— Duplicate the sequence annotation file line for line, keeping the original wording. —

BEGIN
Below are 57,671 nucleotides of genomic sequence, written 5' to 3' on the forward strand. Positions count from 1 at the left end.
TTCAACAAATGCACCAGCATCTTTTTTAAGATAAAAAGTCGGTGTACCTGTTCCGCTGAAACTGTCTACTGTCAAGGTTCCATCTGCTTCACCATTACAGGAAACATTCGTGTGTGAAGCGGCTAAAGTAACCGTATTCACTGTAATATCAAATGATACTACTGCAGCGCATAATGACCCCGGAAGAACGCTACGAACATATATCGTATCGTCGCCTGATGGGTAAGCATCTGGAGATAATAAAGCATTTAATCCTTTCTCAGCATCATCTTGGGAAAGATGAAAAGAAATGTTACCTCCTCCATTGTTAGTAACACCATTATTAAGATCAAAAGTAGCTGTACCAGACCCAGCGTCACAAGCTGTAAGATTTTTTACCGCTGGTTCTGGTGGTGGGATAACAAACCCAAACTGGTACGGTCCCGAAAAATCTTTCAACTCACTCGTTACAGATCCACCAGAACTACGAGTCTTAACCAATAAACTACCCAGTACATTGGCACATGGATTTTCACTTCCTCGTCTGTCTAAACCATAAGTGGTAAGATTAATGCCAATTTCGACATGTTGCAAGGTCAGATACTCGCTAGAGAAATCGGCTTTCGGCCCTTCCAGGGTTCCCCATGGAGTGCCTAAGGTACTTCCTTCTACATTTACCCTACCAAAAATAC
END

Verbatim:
Below are 57,671 nucleotides of genomic sequence, written 5' to 3' on the forward strand. Positions count from 1 at the left end.
TTCAACAAATGCACCAGCATCTTTTTTAAGATAAAAAGTCGGTGTACCTGTTCCGCTGAAACTGTCTACTGTCAAGGTTCCATCTGCTTCACCATTACAGGAAACATTCGTGTGTGAAGCGGCTAAAGTAACCGTATTCACTGTAATATCAAATGATACTACTGCAGCGCATAATGACCCCGGAAGAACGCTACGAACATATATCGTATCGTCGCCTGATGGGTAAGCATCTGGAGATAATAAAGCATTTAATCCTTTCTCAGCATCATCTTGGGAAAGATGAAAAGAAATGTTACCTCCTCCATTGTTAGTAACACCATTATTAAGATCAAAAGTAGCTGTACCAGACCCAGCGTCACAAGCTGTAAGATTTTTTACCGCTGGTTCTGGTGGTGGGATAACAAACCCAAACTGGTACGGTCCCGAAAAATCTTTCAACTCACTCGTTACAGATCCACCAGAACTACGAGTCTTAACCAATAAACTACCCAGTACATTGGCACATGGATTTTCACTTCCTCGTCTGTCTAAACCATAAGTGGTAAGATTAATGCCAATTTCGACATGTTGCAAGGTCAGATACTCGCTAGAGAAATCGGCTTTCGGCCCTTCCAGGGTTCCCCATGGAGTGCCTAAGGTACTTCCTTCTACATTTACCCTACCAAAAATAC